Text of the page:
‘It’s not a problem, it’s an infestation,’ Mr Davis bravely continues. ‘It’s been a horrible experience.’

It seems that the home is located in an area where the snakes have a den. Unfortunately the home was built in an area that the snakes return each fall with their family. I guess they use the house for family reunions. :-)

I recall a story, not sure if it was true, about a house in Reno, NV. Apparently they had a similar problem. The home was built on a den of snakes. But in this case it was a rattlesnake den. The house was eventually torn down because they could not get rid of the infestation of rattlers.

Personally I wouldn’t inhabit the house if they were giving it away.

Comments welcome.

Source – mail online

Were You A Vonage Customer Before January 3, 2011? You May Be Entitled To Some Cash

The United States District Court for the District of New Jersey has reached an agreement with Vonage America, Inc., Vonage Holdings Corp., and Vonage Marketing LLC, in the amount of $4.75 million dollars. Vonage is accused of deceptive and unlawful activities when it came to promotional gimmicks and disconnection charges the company charged to customers. Vonage has denied any wrongdoing in the matter. On the claims Web site, it has listed who may be eligible to file a claim.

Here are the requirements:

The Court decided that the Class includes anyone in the United States who subscribed to Vonage services on or before January 3, 2011, with certain exclusions, and was unable to receive a full month of free service, did not receive a full money back guarantee under certain circumstances, was charged disconnection fees after cancellation or paid for monthly service after requesting cancellation.

How much money can you get?

The proposed Settlement provides four categories of relief. Class Members may be entitled to receive benefits from more than one category, although no Class Member will be entitled to receive both the benefit contained in Category 1 (“One Month Free Claims”) and Category 2 (“Money Back Guarantee Claims”). The categories and benefits, prior to any pro rata reduction as set forth above, are as follows:

CATEGORY 1 – ONE MONTH FREE CLAIMS: Up to $10

CATEGORY 2 – MONEY BACK GUARANTEE CLAIMS: Up to $25

CATEGORY 3 – DISCONNECTION FEE CLAIMS: Up to $40

CATEGORY 4 – POST-CANCELLATION SERVICE FEE CLAIMS: Up to $50

Forms for filing a claim will not be available online on  February 2, 2011. At this time I will be filing a claim under Category 4, disconnection. When I canceled my service from Vonage, it clipped me for just about $40. :-(

Outside of this, I was pleased with the Vonage service. Call quality was clear and the system worked very well for me. Plus the price was about half the price that AT&T wanted for a landline.

Source – You can file your claim by click on this link.

Super Street Traffic Design Reroutes Left Turn Traffic

Where I live, we have two recently redesigned intersections, in which left hand turns have been eliminated. Called double crossover diamond interchange, it basically eliminates the need for left hand turns in front of oncoming traffic. At the North Carolina State University they have a similar proposal to reroute traffic by eliminating left turns at intersections. The new design is not meant for freeways, but instead is meant for thoroughfares where side streets intersect.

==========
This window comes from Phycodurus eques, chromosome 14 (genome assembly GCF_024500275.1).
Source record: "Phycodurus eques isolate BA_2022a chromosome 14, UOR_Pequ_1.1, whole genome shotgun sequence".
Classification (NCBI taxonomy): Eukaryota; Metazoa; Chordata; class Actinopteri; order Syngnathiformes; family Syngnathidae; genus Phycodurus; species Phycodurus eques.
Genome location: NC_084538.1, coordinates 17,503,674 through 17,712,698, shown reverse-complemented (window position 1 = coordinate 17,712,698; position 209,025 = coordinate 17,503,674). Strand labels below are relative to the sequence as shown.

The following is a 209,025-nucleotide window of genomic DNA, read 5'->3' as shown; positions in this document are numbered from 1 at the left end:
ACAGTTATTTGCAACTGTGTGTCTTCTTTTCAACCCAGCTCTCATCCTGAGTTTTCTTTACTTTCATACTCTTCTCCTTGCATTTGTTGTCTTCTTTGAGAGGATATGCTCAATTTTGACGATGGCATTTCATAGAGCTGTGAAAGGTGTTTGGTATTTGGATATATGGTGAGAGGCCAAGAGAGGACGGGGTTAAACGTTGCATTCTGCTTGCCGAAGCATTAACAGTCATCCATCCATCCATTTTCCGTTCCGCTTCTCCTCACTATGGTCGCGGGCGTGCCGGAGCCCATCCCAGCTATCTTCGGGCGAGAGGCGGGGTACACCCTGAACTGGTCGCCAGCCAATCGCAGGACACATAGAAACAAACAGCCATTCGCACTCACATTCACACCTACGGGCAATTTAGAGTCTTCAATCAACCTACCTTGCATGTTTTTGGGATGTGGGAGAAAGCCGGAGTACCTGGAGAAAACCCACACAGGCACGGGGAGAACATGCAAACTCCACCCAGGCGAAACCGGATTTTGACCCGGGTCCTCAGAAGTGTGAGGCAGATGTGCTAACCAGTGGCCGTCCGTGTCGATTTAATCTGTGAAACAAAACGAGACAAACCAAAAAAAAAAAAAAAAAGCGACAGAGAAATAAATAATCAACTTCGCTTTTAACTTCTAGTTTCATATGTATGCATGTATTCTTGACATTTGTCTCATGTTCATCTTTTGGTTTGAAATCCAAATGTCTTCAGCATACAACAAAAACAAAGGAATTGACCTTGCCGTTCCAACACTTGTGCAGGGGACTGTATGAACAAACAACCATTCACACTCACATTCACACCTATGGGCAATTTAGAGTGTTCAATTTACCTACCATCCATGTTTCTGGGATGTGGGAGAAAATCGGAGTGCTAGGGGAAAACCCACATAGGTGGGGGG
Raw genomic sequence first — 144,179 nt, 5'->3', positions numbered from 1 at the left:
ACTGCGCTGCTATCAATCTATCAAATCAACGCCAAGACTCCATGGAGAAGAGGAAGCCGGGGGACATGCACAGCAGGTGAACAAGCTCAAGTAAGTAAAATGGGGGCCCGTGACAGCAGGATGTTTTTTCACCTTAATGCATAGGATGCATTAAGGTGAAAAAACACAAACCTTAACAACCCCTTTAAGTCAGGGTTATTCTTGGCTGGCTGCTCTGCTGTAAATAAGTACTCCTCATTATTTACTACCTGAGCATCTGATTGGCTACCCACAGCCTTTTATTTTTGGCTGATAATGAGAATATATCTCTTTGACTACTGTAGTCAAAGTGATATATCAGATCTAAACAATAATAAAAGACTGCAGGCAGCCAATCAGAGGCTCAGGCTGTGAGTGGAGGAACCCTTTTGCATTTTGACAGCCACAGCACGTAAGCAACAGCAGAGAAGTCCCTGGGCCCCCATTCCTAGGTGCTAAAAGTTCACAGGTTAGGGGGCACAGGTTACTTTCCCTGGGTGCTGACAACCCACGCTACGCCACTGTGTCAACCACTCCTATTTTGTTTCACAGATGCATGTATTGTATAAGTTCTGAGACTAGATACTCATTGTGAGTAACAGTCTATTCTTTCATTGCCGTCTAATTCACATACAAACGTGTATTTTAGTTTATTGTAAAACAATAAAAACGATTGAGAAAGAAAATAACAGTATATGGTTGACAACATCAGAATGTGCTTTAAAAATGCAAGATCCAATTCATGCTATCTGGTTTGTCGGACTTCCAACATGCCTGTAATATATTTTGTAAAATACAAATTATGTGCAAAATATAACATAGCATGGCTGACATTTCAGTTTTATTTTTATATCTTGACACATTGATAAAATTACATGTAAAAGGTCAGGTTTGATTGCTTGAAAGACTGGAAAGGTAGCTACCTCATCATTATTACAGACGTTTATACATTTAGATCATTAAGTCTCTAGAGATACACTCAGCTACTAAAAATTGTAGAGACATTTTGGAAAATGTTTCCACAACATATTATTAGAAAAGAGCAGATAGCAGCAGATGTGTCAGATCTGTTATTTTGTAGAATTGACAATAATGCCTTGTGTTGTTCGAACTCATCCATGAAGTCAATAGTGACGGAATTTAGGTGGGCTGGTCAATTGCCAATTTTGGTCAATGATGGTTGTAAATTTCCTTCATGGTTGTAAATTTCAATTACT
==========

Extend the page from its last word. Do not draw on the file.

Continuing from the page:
What is impressive about the super street design is that it is estimated that the design will reduce travel time by about 20%. In addition this type of traffic design will also reduce fuel usage by making traffic move more efficiently. Below is a picture of the proposed super street design:

In a recent article it also states that:

The researchers assessed travel time at superstreet intersections as the amount of time it takes a vehicle to pass through an intersection from the moment it reaches the intersection – whether traveling left, right or straight ahead. The travel-time data were collected from three superstreets located in eastern and central North Carolina, all of which have traffic signals. The superstreet collision data were collected from 13 superstreets located across North Carolina, none of which have traffic signals.

The superstreet concept has been around for over 20 years, but little research had been done to assess its effectiveness under real-world conditions. The NC State study is the largest analysis ever performed of the impact of superstreets in real traffic conditions.

The complete paper will be presented on January 24, 2011 to the Transportation Research Board Annual Meeting in Washington, D.C. , and hopefully the design will be under consideration in future designs.

In addition to smoother traffic flow, the new design will also reduce traffic collisions by an estimated 63%.

What do you think of the idea?

Comments welcome.

Source – North Carolina State University